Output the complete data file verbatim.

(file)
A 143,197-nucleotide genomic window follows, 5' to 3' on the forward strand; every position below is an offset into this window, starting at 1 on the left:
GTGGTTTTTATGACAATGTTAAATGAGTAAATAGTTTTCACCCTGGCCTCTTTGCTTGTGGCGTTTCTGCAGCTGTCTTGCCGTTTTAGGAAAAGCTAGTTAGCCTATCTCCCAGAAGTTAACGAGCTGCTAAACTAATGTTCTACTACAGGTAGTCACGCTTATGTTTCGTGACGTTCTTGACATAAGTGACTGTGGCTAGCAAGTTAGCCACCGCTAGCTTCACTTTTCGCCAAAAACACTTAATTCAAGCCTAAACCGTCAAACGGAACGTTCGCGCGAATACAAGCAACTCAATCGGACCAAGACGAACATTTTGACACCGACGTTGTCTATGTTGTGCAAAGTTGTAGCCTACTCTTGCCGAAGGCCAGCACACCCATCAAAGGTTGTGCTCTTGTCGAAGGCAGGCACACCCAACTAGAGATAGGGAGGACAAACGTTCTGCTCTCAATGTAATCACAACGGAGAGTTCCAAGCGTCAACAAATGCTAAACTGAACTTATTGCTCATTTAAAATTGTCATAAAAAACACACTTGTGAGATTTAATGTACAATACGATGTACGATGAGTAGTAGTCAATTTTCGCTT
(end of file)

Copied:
A 143,197-nucleotide genomic window follows, 5' to 3' on the forward strand; every position below is an offset into this window, starting at 1 on the left:
GTGGTTTTTATGACAATGTTAAATGAGTAAATAGTTTTCACCCTGGCCTCTTTGCTTGTGGCGTTTCTGCAGCTGTCTTGCCGTTTTAGGAAAAGCTAGTTAGCCTATCTCCCAGAAGTTAACGAGCTGCTAAACTAATGTTCTACTACAGGTAGTCACGCTTATGTTTCGTGACGTTCTTGACATAAGTGACTGTGGCTAGCAAGTTAGCCACCGCTAGCTTCACTTTTCGCCAAAAACACTTAATTCAAGCCTAAACCGTCAAACGGAACGTTCGCGCGAATACAAGCAACTCAATCGGACCAAGACGAACATTTTGACACCGACGTTGTCTATGTTGTGCAAAGTTGTAGCCTACTCTTGCCGAAGGCCAGCACACCCATCAAAGGTTGTGCTCTTGTCGAAGGCAGGCACACCCAACTAGAGATAGGGAGGACAAACGTTCTGCTCTCAATGTAATCACAACGGAGAGTTCCAAGCGTCAACAAATGCTAAACTGAACTTATTGCTCATTTAAAATTGTCATAAAAAACACACTTGTGAGATTTAATGTACAATACGATGTACGATGAGTAGTAGTCAATTTTCGCTT